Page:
I had grown up in the Churches of Christ where my father was a pastor. We were very Anabaptist – accepting only those baptised as believers until the late 1960s. We were a tiny association of (less than 200) congregations, being more like a nationwide family, making us often tremendously insular. I remember the relieved smiles of other church members when my grandparents invited any stranger in Sunday worship to lunch – one of many lessons in Christian hospitality. In the 1870s, we had been one of the fastest-growing denominations in Victorian England, yet by the 1960s our Restorationist ideas were being better practised by the growing New Church Movement.

My rediscovery of Anabaptism has been told elsewhere (in Alan Kreider & Stuart Murray (Eds.): Coming Home: Stories of Anabaptists in Britain and Ireland, Waterloo: Pandora Press, 2000); it was like ‘coming home’. Here are people:

- who share my beliefs in a marked out missionary community of disciples
- who believe Jesus and his teachings are the supreme pattern for daily life
- who have a daily commitment to justice and peace, prayer and Bible study
- who know that the church must be separate from the State

I find many of these ‘marks’ in my fellow-pilgrims within the URC but even more beyond such denominational boundaries.

Like driftwood, I arrived on the tide of ecumenical enthusiasm that swept the Churches of Christ into the URC, believing that we could bridge baptismal divides. It has not been true. Increasingly many congregations and even more ministers accept that believers’ baptism is a New Testament norm and should be our practice in the face of rising secularity and this new missionary age. Yet so often congregations are riven apart when some traditionalist says that his or her grandchild should be baptised as an infant when their own children, and now parents, are non-believers. We are continually engaging with the struggle to reassert obedient discipleship.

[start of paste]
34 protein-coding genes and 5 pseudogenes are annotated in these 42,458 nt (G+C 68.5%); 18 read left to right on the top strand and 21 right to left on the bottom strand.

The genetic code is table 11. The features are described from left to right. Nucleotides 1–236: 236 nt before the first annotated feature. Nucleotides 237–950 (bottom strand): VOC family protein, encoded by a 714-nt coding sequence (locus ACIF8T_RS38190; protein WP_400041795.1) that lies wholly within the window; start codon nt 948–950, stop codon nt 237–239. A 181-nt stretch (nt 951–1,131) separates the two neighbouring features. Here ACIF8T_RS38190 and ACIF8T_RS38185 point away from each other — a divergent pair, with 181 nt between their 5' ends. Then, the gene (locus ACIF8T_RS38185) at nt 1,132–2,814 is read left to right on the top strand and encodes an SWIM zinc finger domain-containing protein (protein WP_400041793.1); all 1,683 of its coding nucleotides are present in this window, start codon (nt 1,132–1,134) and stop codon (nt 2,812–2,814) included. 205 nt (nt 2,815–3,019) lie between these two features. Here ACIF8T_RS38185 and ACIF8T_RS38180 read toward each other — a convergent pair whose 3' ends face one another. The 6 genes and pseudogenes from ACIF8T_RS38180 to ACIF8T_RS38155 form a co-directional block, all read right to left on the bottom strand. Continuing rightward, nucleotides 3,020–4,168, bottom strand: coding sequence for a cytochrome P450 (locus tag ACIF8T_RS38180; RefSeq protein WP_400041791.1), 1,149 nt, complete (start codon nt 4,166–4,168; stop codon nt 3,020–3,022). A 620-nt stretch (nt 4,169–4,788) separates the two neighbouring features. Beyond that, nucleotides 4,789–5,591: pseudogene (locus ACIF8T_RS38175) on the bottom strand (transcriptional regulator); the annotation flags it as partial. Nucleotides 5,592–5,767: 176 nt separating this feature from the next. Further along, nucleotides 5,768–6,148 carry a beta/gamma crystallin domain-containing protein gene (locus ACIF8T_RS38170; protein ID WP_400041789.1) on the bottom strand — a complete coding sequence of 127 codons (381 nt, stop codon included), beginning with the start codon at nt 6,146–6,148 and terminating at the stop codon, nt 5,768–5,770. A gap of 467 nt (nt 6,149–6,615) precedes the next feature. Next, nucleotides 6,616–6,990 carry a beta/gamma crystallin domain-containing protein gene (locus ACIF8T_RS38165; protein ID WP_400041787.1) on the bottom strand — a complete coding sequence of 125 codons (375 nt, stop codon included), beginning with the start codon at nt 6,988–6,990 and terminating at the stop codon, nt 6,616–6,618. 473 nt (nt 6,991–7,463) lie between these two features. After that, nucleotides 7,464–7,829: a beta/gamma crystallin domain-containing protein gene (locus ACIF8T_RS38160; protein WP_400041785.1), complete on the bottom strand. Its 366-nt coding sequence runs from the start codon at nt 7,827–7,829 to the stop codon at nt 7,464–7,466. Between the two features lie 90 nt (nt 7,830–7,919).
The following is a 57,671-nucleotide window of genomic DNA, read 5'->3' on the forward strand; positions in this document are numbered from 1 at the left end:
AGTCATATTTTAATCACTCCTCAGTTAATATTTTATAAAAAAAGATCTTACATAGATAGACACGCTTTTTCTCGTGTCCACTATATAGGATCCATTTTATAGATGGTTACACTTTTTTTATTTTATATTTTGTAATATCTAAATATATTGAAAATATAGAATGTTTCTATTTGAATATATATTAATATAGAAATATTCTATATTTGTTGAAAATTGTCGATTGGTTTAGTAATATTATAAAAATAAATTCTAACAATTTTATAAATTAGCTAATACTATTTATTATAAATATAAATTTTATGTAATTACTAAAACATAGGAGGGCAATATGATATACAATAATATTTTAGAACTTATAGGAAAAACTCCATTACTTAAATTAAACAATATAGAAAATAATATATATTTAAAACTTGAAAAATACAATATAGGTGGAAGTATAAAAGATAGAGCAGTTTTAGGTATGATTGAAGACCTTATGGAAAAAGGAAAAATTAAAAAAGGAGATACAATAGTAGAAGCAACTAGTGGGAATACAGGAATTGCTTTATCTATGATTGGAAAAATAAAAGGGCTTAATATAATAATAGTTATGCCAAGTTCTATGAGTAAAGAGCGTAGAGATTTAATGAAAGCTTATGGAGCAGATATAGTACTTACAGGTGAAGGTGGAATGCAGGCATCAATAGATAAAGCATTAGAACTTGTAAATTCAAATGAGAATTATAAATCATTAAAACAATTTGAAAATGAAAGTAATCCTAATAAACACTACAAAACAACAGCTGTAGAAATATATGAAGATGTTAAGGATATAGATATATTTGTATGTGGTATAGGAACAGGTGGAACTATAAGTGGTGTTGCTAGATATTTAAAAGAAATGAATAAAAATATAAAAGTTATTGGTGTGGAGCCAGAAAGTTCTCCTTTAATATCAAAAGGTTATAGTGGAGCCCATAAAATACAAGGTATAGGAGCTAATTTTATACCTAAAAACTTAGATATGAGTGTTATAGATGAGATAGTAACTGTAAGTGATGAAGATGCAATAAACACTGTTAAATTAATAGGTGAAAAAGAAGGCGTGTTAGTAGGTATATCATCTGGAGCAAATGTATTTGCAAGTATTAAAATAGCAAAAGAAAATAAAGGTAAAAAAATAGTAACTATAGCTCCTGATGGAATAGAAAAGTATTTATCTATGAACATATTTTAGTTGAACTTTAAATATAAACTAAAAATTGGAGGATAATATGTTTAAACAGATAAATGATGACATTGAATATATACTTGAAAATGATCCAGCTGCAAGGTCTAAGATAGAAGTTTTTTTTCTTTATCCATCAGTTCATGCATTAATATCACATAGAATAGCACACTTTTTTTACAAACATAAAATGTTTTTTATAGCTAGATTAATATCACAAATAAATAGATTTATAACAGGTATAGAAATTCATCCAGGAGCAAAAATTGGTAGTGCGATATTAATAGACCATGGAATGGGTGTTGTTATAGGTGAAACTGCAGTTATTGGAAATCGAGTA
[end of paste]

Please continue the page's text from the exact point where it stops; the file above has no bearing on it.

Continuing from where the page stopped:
But following Jesus is about the way of the Cross. I was training to be a (paid) minister – a not very Anabaptist concept – when I landed on the URC’s shoreline. In each congregation where I have had the privilege of serving alongside some vibrant and unpaid elders, the struggles have been different and, as the years have gone by, have become more radical – now that is Anabaptist.

Now we live on the fringe of fast-growing Swindon, working alongside two (and sometimes more) congregations, each with their own struggles to follow the way of Jesus. We strive every week to create multi-voiced and relevant worship. We work with many agencies to create ‘sacred space’ and dialogue, in order that those searching for God can enter into friendships then faith. We run a ‘fair trade’ Saturday café, themed children’s days (the latest in December 2005 was Narnia), events with our local pub as well as the more usual churchy-type stuff; yet in the midst of folk’s busyness, we struggle to do all that we feel called to. Our study programme increasingly finds the writings of contemporary Anabaptists, such as John Howard Yoder, Alan & Ellie Kreider and Stuart Murray, inform our use of the Bible and our congregational life. At the heart of it all, we find our sense of community in meals together and not just bread and wine.

But nothing is complete – there is always the voice of Jesus inviting us to take yet another step in faith! The struggle goes on….and perhaps the URC’s present internal yet radical review will ensure more Anabaptist-style questions approach us from the horizons of our vision.